****Editor's note: As of Nov. 25, the concert is officially sold out.
In less than a month in 1741, Baroque-era composer George Frideric Handel wrote what would become one of his best-known pieces — Messiah.
The English-language oratorio, performed by a choir accompanied by a symphony, is an extended reflection on the life of Jesus Christ. Most people would be familiar with the famous Hallelujah chorus.
Sudbury Symphony Orchestra, accompanied by more than 100 local vocalists, will be tacking the piece this Saturday. Handel's Messiah is traditionally performed in the lead-up to Christmas.
The chorus will be performed by the Bel Canto Choir, Laurentian University Choir and the Sudbury Chamber Singers.
The soloists are all either Sudburians or Sudbury natives with classical singing chops — Peter McGillivray, Joey Niceforo, Carla Huhtanen and Pamela Teed.
Niceforo, who's classically trained as an opera singer, said he's “thrilled” to be performing in Handel's Messiah.
“There's something about the music that makes you feel good inside,” he said. “You hear these glorious choruses, and the solos are amazing.”
He said he performed it once before, seven years ago in British Columbia, where he was living at the time. But Niceforo said this is his first time collaborating with Sudbury Symphony Orchestra.
Given he's been focusing on his solo pop crossover career for the last few years, Niceforo said he's a bit nervous about the performance. He said he's been doing a lot of rehearsing on his own.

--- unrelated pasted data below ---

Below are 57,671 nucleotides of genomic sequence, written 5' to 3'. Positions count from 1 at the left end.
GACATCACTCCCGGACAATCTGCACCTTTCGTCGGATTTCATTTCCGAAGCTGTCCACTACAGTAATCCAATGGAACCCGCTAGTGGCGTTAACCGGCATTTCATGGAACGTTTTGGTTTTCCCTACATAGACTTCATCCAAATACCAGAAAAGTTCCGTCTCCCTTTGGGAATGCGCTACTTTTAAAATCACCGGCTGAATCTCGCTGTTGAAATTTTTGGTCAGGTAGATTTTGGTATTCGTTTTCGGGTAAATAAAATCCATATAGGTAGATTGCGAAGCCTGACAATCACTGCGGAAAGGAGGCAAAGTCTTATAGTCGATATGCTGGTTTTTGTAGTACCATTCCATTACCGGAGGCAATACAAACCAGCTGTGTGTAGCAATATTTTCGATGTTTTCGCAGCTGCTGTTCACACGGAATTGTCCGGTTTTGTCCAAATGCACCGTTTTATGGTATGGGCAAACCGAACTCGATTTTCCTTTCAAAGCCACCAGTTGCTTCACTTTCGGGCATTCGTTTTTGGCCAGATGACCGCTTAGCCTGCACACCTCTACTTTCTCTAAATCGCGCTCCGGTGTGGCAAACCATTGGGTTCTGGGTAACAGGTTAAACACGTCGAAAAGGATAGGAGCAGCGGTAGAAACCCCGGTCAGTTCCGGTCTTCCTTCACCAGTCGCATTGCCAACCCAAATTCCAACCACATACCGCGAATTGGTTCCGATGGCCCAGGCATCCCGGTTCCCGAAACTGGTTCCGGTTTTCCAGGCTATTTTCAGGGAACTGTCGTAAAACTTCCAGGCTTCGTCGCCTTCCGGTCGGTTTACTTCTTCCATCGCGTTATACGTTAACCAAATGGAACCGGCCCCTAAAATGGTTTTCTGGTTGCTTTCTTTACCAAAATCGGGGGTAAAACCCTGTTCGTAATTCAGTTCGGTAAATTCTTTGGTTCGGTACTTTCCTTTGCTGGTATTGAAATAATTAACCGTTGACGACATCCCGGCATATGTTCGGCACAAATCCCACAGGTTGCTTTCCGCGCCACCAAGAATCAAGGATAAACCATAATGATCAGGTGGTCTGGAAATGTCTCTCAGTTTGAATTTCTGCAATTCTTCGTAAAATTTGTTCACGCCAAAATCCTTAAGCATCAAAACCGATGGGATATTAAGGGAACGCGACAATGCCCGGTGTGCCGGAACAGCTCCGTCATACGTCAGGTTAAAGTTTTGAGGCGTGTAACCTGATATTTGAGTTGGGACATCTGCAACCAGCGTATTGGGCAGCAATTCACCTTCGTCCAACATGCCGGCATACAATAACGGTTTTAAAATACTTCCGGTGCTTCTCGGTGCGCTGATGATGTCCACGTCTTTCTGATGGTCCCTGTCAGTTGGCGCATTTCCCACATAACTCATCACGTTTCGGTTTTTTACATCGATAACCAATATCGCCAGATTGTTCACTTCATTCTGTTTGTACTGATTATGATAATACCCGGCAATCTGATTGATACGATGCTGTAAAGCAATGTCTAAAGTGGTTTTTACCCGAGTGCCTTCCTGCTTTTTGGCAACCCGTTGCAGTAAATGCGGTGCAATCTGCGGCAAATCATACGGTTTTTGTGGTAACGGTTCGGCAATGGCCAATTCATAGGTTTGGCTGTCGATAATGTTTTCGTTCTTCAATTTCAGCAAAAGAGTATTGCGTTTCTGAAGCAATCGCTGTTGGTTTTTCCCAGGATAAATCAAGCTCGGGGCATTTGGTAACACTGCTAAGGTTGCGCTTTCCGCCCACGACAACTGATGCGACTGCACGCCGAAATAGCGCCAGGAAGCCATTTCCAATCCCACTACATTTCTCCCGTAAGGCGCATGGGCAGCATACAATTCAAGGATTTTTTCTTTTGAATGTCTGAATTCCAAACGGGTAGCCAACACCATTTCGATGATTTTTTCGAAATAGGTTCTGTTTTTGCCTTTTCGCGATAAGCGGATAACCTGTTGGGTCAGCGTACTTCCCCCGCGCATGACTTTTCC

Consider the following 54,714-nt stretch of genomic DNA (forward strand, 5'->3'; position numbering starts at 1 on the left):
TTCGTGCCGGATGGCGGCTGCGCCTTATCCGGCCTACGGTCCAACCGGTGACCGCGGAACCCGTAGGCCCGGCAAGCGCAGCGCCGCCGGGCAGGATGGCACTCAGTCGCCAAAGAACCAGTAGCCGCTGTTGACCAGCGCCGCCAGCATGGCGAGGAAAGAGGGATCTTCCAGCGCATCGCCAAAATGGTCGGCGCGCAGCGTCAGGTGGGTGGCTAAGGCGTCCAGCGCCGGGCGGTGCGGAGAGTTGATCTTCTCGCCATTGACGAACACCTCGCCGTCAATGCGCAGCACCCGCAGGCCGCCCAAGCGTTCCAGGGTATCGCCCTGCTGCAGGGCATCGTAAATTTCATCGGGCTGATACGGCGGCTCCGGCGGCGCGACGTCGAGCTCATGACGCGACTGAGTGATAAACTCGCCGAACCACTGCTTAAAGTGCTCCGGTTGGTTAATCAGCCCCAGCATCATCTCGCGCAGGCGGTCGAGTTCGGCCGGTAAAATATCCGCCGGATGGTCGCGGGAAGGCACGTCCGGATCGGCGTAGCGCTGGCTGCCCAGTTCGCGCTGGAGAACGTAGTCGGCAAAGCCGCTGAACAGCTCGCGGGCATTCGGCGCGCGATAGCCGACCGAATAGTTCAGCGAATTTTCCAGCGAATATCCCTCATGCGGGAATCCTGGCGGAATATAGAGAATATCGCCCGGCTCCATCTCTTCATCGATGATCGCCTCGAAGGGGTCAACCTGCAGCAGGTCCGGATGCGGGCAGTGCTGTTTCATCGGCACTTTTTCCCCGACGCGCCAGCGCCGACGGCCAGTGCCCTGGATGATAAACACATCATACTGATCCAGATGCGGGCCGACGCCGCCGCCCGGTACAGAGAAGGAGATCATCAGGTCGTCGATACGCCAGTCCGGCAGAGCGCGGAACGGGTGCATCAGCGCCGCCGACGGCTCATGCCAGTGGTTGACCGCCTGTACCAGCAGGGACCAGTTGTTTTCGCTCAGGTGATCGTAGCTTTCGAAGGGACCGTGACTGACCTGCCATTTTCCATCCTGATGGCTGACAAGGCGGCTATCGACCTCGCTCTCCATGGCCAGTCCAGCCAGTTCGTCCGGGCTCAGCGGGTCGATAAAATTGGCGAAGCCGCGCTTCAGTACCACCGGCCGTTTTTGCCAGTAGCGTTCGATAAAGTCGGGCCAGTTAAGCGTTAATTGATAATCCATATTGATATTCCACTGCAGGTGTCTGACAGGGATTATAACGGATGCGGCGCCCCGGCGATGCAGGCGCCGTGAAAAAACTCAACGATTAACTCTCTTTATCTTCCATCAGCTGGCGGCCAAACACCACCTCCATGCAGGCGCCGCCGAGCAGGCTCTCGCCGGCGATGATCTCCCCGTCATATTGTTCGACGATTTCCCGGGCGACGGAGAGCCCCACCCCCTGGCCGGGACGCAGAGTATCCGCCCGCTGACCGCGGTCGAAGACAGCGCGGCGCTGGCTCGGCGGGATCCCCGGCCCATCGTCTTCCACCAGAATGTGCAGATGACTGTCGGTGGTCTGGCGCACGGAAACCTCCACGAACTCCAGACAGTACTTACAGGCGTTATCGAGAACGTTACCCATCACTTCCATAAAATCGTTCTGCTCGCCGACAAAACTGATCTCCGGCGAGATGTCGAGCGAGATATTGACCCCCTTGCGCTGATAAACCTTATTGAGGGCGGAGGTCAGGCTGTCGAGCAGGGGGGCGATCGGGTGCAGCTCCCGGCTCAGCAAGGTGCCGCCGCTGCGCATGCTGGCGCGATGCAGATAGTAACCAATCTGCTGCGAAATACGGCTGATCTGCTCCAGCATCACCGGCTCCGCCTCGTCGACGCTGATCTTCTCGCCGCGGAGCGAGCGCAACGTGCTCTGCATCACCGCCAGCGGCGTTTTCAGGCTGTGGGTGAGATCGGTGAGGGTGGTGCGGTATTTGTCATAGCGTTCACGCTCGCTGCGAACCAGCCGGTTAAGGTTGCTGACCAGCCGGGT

“Especially in the first aria, 'Every Valley,' there's all these little notes — runs,” he said. “I want to make sure that I get them all. There's about 1,000 of them.”
Mélanie Léonard, Sudbury Symphony Orchestra's brand-new music director, said this will be the first time she's conducted Handel's Messiah.
She said she's looking forward to working with the symphony, chorus and soloists Friday night, when they all come together for a rehearsal.
Handel's Messiah is “beautiful” master work, and helps people get into the Christmas spirit, Léonard said.
“I think this is a great occasion to come and see it live,” she said. “There's nothing like seeing or hearing music live. It's going to be an amazing evening in music.”
Tickets have been selling like hotcakes, so if you'd like to attend, make sure you buy them soon.
“We are anticipating a sellout at this time,” said Sudbury Symphony executive director Jennifer McGillivray. “For us, that's past anything we have done since we moved into Glad Tidings almost 10 years ago.”
The concert takes place at Glad Tidings Church at 7:30 p.m. Nov. 26. Advance tickets cost $44 for adults, $39 for seniors and $14 for those aged 35 and under.
Visit sudburysymphony.com for tickets.